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Intel agencies determined to avoid another workforce ‘bathtub' effect
Thursday - 5/8/2014, 3:49am EDT
The intelligence community, like the rest of the government, is coping with a sudden budget decrease. But leaders say they won't repeat the mistakes they made during the last budget downturn, when agencies all but ceased hiring new personnel.
When the nation's biggest intelligence target dissolved with the collapse of the Soviet Union, cutting the intelligence budget seemed like a reasonable step. So over the following decade, U.S. intelligence spending fell by 23 percent. And since officials were more focused on satellite imagery and other new technologies than on human intelligence, the workforce took a disproportionate hit.
Intelligence agencies mostly used an attrition strategy to manage their shrinking personnel budgets, and at the low point of the budget cuts, in 1995, the CIA brought only 25 new officers into its clandestine service. The rate of new hires was similar across the intelligence community.
"In the 90s, everything pretty much came to a halt in terms of hiring, and then it was twice as hard to get it started again. We've learned from that as a community," Deborah Kircher, the intelligence community's chief human capital officer, said Wednesday at a forum organized by the Intelligence and National Security Alliance and Government Executive Media Group. "The IC agencies have tried to keep the hiring pipeline open during this downturn. Not every agency has been able to do that at the highest level, but everybody's making a conscious effort."
The 9/11 commission pointed to the 1990s staffing cuts as one contributing factor to the 2001 terrorist attacks, but the huge drop in hiring, followed by a 180-degree reversal in the aftermath of 9/11, created major distortions in the age and experience profiles of intelligence professionals that the IC leadership still is struggling with today.
Need to develop careerists
A RAND Corporation study of 2007 workforce data found the IC hired more than 40 percent of its employees in the years since 9/11, and a similar proportion has been working since the Cold War still was underway. That leaves the IC with very few people who are midway through their careers and who are ready to replace the seasoned employees who will leave government during the current budget drawdown.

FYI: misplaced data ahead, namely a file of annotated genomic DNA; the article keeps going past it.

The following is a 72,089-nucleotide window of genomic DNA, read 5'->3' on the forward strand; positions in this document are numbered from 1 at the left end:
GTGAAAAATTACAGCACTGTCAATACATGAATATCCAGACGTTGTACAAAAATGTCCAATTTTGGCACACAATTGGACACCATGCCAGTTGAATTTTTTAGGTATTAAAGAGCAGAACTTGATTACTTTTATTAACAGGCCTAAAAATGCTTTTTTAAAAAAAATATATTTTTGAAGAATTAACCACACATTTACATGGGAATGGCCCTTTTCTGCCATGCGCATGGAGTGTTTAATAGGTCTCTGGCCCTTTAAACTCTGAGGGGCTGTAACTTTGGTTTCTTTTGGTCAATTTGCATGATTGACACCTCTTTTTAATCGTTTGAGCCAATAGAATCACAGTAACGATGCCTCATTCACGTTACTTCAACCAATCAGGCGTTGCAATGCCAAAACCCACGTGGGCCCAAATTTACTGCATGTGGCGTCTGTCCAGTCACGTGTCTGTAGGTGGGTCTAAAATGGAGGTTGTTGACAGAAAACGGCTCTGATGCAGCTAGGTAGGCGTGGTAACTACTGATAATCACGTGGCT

"We created a bathtub in the 1990s, and we can't afford to stop the spigot of new talent," said Deborah Hartman, the director for human resources at the Defense Intelligence Agency. "Strategic management is key to this. We need to develop our folks internally as well as bringing in new folks so that we can develop careerists who can go across the IC and be successful."
Hartman is one of several IC officials who say they are taking a more thoughtful approach to the current spending downturn, both so that they can manage current workforce needs and so that they don't create another bathtub for their successors 20 years from now.
There are some reasons to believe they'll be successful. For one, there was no such thing as a chief human capital officer in most intelligence agencies, let alone one that could oversee all 17 agencies during the 1990s cutbacks. All of the IC agencies now have CHCOs, but that's largely a result of a law Congress passed in 2004. Before that, with no one managing the workforce at a strategic level, the cuts tended to follow the government's default "salami-slicing" approach to managing funding cuts.
This time around, strategic workforce management is a topic that's front-and-center before agency directors, Hartman said. DIA's director leads one of three panels her agency is using to manage a complex array of human capital decisions, including which missions and job functions are most essential, now that the agency is once again operating under constrained funding.
"The Career Management Board is where we look at strategic decisions across DIA and how we make choices about the types of positions we're going to fill and that are going to be our strategic baseline," she said. "The second tier is the Career Management Council, which is about moving individuals across the enterprise, because we have people in the combatant commands across the world and we also have a lot of people in the United States. The third tier is at the worker level, the Career Advisory Group, which lets them provide ideas to leadership about where they see gaps in workforce talent or their own career progression. We're looking at all of that across the DIA construct."
Since budgets aren't climbing, intelligence agencies will have to make room for new hires by culling staff from the more senior levels of their workforces.